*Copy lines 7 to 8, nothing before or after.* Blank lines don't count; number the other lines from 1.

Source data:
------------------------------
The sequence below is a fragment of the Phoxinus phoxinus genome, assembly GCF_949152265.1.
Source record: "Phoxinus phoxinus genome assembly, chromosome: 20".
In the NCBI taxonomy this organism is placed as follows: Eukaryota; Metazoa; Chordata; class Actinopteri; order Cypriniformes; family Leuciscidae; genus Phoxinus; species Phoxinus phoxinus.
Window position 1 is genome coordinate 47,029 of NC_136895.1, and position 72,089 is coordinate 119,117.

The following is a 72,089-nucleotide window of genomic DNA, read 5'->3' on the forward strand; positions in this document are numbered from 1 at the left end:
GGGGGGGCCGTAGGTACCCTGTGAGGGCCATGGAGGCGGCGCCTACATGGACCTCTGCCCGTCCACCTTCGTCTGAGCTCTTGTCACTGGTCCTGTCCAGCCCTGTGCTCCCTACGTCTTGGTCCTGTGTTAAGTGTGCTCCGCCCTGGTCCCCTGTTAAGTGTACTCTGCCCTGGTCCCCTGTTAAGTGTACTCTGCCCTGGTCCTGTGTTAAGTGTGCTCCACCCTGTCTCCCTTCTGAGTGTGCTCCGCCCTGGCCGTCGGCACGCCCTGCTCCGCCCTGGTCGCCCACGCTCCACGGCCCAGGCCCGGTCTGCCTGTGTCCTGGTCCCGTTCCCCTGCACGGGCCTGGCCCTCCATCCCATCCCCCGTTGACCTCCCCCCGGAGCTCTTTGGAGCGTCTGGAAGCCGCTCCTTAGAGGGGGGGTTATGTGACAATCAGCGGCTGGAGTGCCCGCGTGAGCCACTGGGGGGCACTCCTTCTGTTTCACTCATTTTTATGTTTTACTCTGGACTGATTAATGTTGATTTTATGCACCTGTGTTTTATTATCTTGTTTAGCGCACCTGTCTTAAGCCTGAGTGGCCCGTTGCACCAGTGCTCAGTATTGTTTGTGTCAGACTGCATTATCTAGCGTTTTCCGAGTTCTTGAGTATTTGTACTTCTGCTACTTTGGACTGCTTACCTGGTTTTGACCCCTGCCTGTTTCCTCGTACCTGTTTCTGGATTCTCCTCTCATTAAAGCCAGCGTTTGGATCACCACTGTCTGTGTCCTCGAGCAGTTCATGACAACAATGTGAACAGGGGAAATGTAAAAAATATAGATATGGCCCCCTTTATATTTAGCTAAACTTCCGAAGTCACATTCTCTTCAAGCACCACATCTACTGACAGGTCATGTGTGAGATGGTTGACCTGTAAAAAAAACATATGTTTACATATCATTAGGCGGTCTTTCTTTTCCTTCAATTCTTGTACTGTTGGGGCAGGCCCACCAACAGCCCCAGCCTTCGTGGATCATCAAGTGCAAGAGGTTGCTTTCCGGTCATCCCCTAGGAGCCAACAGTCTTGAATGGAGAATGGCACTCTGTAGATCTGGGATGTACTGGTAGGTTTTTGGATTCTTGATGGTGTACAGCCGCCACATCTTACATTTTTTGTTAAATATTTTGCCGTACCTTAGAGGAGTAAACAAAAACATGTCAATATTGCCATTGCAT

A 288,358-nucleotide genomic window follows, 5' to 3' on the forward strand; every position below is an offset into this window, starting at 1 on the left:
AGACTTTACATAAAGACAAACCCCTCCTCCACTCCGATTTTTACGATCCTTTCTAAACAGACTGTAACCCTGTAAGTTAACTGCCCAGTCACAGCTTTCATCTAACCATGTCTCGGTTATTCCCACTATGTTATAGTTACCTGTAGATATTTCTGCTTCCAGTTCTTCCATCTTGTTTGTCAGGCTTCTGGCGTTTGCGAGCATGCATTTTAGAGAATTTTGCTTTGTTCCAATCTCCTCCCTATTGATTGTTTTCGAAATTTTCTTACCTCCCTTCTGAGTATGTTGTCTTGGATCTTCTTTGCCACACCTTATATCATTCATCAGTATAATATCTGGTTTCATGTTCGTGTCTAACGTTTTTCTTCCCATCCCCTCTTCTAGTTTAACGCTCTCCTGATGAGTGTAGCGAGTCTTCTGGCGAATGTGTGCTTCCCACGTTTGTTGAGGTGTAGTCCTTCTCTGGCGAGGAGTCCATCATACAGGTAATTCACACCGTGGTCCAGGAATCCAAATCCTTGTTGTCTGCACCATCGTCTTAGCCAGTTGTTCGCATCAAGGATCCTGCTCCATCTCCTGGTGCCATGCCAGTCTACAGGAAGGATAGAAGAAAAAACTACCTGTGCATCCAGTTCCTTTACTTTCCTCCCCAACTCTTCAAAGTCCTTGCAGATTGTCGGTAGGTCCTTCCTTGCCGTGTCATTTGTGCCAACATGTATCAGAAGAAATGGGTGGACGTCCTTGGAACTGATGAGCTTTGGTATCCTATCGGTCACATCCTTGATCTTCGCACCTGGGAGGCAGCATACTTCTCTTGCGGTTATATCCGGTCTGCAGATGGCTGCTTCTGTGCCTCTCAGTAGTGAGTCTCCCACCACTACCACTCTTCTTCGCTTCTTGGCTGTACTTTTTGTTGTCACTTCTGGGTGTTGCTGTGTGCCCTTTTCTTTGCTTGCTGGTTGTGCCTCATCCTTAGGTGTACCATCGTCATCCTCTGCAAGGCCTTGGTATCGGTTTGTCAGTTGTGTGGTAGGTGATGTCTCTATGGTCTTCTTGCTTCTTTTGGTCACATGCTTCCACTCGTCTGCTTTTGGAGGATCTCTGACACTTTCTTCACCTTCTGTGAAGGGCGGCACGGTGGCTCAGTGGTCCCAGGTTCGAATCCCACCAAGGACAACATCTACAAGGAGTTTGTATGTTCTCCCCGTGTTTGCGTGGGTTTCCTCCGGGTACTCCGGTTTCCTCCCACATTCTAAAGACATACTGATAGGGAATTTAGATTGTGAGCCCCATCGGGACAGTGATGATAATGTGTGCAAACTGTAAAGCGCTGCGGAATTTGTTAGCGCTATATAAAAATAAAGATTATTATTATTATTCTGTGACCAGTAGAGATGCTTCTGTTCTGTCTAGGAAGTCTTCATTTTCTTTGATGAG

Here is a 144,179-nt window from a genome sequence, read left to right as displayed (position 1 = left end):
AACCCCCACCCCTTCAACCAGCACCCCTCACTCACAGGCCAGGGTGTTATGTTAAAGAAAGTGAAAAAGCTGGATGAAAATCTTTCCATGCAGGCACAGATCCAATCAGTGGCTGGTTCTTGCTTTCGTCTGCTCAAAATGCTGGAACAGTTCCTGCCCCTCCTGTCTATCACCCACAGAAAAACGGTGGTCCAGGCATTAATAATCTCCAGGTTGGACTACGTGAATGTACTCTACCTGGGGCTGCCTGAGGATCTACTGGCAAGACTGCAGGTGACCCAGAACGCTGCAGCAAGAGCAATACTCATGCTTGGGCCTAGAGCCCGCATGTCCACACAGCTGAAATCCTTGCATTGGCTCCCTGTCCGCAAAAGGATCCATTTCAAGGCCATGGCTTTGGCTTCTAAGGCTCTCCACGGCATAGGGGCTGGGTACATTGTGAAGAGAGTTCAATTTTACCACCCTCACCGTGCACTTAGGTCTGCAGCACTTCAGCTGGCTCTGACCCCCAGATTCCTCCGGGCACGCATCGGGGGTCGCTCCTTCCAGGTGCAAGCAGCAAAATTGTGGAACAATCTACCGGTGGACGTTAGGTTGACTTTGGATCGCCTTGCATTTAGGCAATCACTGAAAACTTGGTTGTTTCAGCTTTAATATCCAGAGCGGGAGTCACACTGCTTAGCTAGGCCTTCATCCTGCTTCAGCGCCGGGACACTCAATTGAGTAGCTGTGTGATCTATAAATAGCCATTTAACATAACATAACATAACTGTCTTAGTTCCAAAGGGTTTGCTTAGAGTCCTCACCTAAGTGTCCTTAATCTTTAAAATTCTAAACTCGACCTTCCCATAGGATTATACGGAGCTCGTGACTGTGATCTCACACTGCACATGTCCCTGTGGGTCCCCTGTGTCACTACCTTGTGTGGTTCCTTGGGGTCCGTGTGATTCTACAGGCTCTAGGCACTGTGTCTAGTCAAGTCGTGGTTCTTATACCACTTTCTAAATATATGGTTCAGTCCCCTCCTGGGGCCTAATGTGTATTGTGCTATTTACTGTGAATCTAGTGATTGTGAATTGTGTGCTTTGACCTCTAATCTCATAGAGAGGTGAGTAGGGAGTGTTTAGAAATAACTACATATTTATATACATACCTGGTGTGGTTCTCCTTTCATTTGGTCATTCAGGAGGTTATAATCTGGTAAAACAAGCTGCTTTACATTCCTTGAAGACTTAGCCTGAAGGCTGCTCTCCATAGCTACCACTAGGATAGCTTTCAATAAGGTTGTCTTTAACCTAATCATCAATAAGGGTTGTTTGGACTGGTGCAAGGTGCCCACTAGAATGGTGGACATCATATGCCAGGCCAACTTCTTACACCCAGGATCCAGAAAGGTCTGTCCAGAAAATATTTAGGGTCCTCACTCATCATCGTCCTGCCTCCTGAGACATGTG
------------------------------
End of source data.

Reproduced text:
A 288,358-nucleotide genomic window follows, 5' to 3' on the forward strand; every position below is an offset into this window, starting at 1 on the left:
AGACTTTACATAAAGACAAACCCCTCCTCCACTCCGATTTTTACGATCCTTTCTAAACAGACTGTAACCCTGTAAGTTAACTGCCCAGTCACAGCTTTCATCTAACCATGTCTCGGTTATTCCCACTATGTTATAGTTACCTGTAGATATTTCTGCTTCCAGTTCTTCCATCTTGTTTGTCAGGCTTCTGGCGTTTGCGAGCATGCATTTTAGAGAATTTTGCTTTGTTCCAATCTCCTCCCTATTGATTGTTTTCGAAATTTTCTTACCTCCCTTCTGAGTATGTTGTCTTGGATCTTCTTTGCCACACCTTATATCATTCATCAGTATAATATCTGGTTTCATGTTCGTGTCTAACGTTTTTCTTCCCATCCCCTCTTCTAGTTTAACGCTCTCCTGATGAGTGTAGCGAGTCTTCTGGCGAATGTGTGCTTCCCACGTTTGTTGAGGTGTAGTCCTTCTCTGGCGAGGAGTCCATCATACAGGTAATTCACACCGTGGTCCAGGAATCCAAATCCTTGTTGTCTGCACCATCGTCTTAGCCAGTTGTTCGCATCAAGGATCCTGCTCCATCTCCTGGTGCCATGCCAGTCTACAGGAAGGATAGAAGAAAAAACTACCTGTGCATCCAGTTCCTTTACTTTCCTCCCCAACTCTTCAAAGTCCTTGCAGATTGTCGGTAGGTCCTTCCTTGCCGTGTCATTTGTGCCAACATGTATCAGAAGAAATGGGTGGACGTCCTTGGAACTGATGAGCTTTGGTATCCTATCGGTCACATCCTTGATCTTCGCACCTGGGAGGCAGCATACTTCTCTTGCGGTTATATCCGGTCTGCAGATGGCTGCTTCTGTGCCTCTCAGTAGTGAGTCTCCCACCACTACCACTCTTCTTCGCTTCTTGGCTGTACTTTTTGTTGTCACTTCTGGGTGTTGCTGTGTGCCCTTTTCTTTGCTTGCTGGTTGTGCCTCATCCTTAGGTGTACCATCGTCATCCTCTGCAAGGCCTTGGTATCGGTTTGTCAGTTGTGTGGTAGGTGATGTCTCTATGGTCTTCTTGCTTCTTTTGGTCACATGCTTCCACTCGTCTGCTTTTGGAGGATCTCTGACACTTTCTTCACCTTCTGTGAAGGGCGGCACGGTGGCTCAGTGGTCCCAGGTTCGAATCCCACCAAGGACAACATCTACAAGGAGTTTGTATGTTCTCCCCGTGTTTGCGTGGGTTTCCTCCGGGTACTCCGGTTTCCTCCCACATTCTAAAGACATACTGATAGGGAATTTAGATTGTGAGCCCCATCGGGACAGTGATGATAATGTGTGCAAACTGTAAAGCGCTGCGGAATTTGTTAGCGCTATATAAAAATAAAGATTATTATTATTATTCTGTGACCAGTAGAGATGCTTCTGTTCTGTCTAGGAAGTCTTCATTTTCTTTGATGAG